Thoughts on Rep Wolf’s commercial crew statement

by | Jun 5, 2012 | Seradata News | 1 comment

Representative Frank Wolf, representative from Virginia’s 10th congressional district, has long been ardently opposed to a competitive contracting process for NASA’s commercial crew programme. Because Rep. Wolf chairs the House subcommittee on commerce, justice and science (CJS), he’s in a position of great influence over NASA. Previously, he’s used his position to push through very tight restrictions on exchanges with China, making it virtually impossible to connect in any legitimate way. “If my Chinese counterpart comes here, I’m forbidden to even buy him a cup of coffee,” says one high-ranking NASA employee.

But Rep. Wolf appears to have had a change of heart on commercial crew. According to a release by his office, Wolf and NASA have reached an agreement on the way forward.

The deal is essentially that NASA will receive funding at or near the levels promised by the Senate — $525 million or so — if the commercial crew integrated capability (CCiCap) space act agreements are limited to 2.5 (two primaries, and one partial award), if CCiCap is the final development round and if the next contract awards are the standard federal acquition regulations.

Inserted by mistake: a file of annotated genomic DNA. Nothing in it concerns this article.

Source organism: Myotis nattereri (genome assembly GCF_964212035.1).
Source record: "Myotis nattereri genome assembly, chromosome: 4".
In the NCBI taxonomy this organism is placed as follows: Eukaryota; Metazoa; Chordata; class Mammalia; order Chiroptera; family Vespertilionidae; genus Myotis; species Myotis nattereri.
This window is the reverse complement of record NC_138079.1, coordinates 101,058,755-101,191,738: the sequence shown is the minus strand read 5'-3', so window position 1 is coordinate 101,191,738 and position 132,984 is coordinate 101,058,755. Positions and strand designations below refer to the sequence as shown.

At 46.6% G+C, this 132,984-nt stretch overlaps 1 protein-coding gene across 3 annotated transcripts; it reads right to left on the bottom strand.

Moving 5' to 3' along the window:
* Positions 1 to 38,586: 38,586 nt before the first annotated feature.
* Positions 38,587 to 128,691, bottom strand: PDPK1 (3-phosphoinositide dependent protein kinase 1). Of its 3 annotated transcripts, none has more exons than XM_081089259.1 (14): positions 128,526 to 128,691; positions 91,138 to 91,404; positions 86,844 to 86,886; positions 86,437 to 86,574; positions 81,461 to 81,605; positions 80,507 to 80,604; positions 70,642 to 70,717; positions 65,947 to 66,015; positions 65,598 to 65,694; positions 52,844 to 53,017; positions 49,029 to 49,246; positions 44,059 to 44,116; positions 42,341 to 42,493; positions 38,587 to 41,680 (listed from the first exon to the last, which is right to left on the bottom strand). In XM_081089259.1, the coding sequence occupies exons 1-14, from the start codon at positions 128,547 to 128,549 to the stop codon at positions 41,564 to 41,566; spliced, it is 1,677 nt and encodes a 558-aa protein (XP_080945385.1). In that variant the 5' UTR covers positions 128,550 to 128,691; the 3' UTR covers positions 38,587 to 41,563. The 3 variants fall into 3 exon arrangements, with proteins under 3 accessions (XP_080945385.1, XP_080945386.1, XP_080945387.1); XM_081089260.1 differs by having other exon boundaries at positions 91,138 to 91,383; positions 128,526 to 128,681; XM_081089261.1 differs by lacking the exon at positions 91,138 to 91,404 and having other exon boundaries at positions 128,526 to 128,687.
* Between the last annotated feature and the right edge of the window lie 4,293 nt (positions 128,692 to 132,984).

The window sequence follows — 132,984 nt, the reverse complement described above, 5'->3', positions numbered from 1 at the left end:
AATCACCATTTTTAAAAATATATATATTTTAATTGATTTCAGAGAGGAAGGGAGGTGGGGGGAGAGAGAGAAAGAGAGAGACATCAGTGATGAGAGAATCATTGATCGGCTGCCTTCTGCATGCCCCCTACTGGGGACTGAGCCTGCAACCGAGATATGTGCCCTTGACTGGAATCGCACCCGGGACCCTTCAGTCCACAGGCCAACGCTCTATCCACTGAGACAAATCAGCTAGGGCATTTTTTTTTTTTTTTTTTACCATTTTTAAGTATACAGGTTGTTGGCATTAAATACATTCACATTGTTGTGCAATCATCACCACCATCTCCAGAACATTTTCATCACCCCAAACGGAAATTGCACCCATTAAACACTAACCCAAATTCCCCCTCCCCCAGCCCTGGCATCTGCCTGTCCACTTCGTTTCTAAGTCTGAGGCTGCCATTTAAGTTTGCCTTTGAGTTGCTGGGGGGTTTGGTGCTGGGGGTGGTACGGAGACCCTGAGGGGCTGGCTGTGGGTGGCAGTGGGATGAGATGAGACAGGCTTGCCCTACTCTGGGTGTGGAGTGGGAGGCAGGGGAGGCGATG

If true — it is unconfirmed by NASA at this time — it means a much tighter competition for funds among the commercial companies. While the ongoing contract, CCDev II, included four companies — Blue Origin, Boeing, SpaceX and Sierra Nevada — limiting to two (and a half) going forward means the real cutoff. Though the programmes have become increasingly stable with time, technical maturity and sunk cost, it may mean the end of losing programmes.

An additional consideration is — remember, unconfirmed — it locks NASA into FAR-based contracts. The commercial companies have been loving the Space Act Agreements, which allows NASA a pretty hands-off approach and could allow a services-based contract when the actual ISS transport missions come about. A FAR contract is much more stringent — it requires government cooperation and approval at every step, resulting in a government-owned rocket being launched. It will undoubtedly be slower and more cumbersome, but allow for a greater degree of confidence on NASA’s part.

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